Goats in Trees: A Tale of Argan Oil in Morocco

One of my favorite memories of Morocco comes from seeing goats standing on the branches of argan trees, munching happily away. The argan trees grow in southwestern Morocco. In 2013, I saw them along the route from the coastal city of Agadir to Marrakesh. In 2015, I saw them along the road from Marrakesh to Essaouira.

The goats have developed the ability to climb up into the argan trees in order to eat the fruit. These trees can grow up to 30 feet (about 10 meters) tall, and the goats will climb as high as it takes in their quest for a tasty morsel. According to an article published in Small Ruminant Research in July 2007, the goats spend over 6 hours per day on an average up in the trees.

The fruits of the argan tree consist of a fleshy pulp that contains a hard seed at the core. The goats eat the entire fruit, but are not able to digest the central nut. The nuts pass through their digestive tracts, coming out in the poop. People recover the nuts from the goat droppings, and process the kernels to produce the argan oil that is so popular in hair care products and cooking.

Goats pass time in an argan tree along the road from Marrakech to Essaouira. Photo copyright 2015 by Jewel. All rights reserved.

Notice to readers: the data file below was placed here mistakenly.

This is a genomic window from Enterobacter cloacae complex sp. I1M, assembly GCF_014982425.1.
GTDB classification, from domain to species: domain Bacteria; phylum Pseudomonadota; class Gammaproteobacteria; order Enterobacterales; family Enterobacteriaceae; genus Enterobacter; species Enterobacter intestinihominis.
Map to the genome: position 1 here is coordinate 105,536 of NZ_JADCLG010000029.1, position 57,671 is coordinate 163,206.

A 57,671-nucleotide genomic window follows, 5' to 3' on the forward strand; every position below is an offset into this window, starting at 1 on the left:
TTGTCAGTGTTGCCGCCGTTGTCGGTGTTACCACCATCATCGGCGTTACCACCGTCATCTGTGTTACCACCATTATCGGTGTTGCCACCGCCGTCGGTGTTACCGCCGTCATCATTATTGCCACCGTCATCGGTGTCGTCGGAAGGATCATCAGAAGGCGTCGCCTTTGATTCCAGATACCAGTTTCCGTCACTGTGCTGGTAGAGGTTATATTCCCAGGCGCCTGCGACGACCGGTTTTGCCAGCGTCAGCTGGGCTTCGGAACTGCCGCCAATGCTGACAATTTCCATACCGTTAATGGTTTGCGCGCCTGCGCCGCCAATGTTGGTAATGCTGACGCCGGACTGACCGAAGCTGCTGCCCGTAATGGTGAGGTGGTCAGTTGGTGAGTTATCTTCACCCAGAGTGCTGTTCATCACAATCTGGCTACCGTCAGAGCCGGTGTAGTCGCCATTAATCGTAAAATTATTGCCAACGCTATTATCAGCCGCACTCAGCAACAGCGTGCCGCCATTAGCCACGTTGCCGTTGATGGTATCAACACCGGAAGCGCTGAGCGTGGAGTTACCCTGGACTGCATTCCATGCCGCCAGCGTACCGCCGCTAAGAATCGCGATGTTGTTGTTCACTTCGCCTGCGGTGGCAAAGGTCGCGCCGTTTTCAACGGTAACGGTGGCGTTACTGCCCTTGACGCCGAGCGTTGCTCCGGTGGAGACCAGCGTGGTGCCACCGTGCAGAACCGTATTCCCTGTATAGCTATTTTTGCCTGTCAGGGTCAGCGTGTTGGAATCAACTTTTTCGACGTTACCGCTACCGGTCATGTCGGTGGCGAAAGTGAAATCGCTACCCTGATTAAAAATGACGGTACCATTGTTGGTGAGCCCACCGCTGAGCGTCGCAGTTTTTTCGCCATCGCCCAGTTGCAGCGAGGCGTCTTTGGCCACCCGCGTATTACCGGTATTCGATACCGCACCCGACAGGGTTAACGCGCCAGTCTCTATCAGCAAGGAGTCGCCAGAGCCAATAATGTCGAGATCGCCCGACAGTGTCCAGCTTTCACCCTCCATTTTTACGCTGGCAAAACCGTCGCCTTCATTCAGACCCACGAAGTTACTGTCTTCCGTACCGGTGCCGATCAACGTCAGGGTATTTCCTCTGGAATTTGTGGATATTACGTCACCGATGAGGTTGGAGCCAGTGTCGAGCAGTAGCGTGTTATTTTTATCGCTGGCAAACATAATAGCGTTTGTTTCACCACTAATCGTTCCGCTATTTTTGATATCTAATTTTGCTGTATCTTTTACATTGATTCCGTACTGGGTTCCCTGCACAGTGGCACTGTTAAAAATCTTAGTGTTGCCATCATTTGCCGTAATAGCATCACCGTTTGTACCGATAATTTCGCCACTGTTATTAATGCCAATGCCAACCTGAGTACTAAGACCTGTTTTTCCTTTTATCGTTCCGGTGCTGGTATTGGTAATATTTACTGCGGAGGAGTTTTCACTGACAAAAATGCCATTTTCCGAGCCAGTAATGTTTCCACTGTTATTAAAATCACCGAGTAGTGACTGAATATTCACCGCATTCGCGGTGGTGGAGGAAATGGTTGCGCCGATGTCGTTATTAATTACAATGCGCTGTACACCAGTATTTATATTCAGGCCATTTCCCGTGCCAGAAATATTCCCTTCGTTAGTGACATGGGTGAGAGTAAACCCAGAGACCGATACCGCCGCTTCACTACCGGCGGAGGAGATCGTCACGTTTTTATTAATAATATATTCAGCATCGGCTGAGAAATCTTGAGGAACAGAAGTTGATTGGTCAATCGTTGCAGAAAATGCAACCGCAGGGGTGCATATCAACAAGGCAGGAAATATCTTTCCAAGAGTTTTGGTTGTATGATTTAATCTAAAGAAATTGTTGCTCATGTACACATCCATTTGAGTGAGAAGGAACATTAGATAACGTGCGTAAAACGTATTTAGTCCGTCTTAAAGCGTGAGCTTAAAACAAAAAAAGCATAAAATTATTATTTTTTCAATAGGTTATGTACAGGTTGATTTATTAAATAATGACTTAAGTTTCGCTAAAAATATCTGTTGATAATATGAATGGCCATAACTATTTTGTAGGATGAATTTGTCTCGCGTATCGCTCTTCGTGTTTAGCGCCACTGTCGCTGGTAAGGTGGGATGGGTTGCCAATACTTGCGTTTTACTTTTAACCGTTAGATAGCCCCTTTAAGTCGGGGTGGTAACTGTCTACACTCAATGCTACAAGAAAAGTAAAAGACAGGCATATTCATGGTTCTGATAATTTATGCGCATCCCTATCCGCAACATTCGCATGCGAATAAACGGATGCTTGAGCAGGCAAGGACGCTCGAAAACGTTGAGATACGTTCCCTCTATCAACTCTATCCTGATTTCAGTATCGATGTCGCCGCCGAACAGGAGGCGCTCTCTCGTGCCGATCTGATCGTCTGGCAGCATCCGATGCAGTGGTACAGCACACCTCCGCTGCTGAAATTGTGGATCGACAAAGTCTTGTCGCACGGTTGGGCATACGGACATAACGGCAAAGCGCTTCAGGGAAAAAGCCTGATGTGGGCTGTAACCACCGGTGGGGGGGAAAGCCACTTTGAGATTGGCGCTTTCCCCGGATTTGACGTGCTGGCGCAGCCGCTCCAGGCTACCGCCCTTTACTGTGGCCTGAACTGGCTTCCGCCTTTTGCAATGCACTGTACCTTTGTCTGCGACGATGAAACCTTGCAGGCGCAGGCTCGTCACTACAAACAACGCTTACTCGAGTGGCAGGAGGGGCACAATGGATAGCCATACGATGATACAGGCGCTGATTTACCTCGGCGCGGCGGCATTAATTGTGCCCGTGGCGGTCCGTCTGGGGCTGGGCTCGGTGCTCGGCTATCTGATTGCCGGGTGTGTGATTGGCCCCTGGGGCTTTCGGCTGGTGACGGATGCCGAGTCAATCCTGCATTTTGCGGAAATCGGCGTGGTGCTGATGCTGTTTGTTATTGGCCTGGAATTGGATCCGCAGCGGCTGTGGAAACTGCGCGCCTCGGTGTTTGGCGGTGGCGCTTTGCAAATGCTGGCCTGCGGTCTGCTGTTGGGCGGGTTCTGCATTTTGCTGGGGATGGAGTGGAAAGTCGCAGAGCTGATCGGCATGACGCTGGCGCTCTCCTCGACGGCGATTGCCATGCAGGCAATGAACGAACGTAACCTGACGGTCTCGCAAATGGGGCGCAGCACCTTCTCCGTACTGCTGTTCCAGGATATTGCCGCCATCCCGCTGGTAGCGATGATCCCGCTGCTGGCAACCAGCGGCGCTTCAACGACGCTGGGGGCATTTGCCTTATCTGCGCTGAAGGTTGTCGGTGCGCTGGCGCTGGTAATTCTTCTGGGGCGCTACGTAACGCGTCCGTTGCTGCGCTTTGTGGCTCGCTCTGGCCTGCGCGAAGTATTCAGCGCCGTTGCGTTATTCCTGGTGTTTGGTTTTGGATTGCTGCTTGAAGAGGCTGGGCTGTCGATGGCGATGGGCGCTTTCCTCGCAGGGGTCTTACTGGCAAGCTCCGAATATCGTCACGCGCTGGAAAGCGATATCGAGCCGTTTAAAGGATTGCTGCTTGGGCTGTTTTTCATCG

In 2013, a tour bus taking us from Agadir to Marrakech drove through some countryside with argan forests, and the driver pointed out the goats as we passed by. However, to my disappointment he didn’t stop for us to linger, look at them, and take photos.

When I was enjoying Marrakech with 3 friends in 2015, we were looking at options for tours, and found one offering a day trip to the coastal town of Essaouira.  The tour’s description promised not only the sights to see in Essaouira itself, but also an opportunity to see goats in trees along the route there.

The van picked us up at the meeting place, and we were on our way. It was a long drive in a cramped vehicle, so it was a welcome relief when it pulled over to the side of the road to let us out and see the goats.  I realized that the tour organizers had arranged in advance with local farmers to herd their goats up into the tree just so we’d be sure of having some to see. Of course, it was suggested that we tip the herders….  I was happy to tip them.  I was excited to finally be up close and personal with the goats!

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